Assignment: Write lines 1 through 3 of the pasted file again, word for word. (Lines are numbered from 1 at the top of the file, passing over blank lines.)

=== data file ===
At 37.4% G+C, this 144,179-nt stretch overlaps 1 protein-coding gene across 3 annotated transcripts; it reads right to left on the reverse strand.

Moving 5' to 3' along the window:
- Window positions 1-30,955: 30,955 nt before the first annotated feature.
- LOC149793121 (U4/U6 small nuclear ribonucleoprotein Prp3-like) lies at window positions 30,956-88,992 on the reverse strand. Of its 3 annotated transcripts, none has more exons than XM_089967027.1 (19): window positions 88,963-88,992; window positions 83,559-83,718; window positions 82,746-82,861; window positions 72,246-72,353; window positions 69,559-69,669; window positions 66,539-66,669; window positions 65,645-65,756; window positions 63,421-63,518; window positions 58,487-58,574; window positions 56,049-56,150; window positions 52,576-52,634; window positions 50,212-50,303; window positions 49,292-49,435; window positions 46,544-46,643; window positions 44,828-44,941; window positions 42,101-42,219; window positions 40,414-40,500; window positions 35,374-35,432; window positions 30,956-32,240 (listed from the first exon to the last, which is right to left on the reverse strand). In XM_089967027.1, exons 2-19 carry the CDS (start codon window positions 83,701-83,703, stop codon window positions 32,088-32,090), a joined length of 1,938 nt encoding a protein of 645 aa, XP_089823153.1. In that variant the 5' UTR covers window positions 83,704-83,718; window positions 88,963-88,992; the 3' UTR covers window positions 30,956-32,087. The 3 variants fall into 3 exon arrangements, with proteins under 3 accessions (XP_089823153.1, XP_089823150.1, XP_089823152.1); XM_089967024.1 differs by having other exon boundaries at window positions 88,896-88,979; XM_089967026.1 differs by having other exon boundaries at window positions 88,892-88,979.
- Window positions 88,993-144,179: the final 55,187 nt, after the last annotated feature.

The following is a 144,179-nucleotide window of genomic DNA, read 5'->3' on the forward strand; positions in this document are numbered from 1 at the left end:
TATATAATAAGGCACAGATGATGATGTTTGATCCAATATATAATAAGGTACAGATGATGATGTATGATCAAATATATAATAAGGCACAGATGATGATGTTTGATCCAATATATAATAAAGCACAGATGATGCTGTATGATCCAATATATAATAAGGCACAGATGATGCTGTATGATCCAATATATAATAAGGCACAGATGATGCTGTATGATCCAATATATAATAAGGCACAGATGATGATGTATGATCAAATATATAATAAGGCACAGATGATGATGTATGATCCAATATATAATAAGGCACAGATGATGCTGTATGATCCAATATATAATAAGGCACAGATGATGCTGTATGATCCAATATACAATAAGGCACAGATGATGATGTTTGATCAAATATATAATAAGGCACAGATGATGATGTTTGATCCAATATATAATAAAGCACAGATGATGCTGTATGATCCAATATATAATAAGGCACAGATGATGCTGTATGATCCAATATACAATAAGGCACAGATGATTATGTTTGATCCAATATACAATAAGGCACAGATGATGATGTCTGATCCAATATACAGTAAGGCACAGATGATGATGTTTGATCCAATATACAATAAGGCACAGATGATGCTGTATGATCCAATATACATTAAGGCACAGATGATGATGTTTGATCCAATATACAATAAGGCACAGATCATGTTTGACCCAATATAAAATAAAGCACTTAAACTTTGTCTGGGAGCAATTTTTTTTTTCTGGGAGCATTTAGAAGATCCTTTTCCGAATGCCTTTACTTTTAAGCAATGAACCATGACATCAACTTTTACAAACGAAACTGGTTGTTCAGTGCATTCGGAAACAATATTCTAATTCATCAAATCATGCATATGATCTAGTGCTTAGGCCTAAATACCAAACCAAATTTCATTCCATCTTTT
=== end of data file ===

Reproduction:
At 37.4% G+C, this 144,179-nt stretch overlaps 1 protein-coding gene across 3 annotated transcripts; it reads right to left on the reverse strand.

Moving 5' to 3' along the window:
- Window positions 1-30,955: 30,955 nt before the first annotated feature.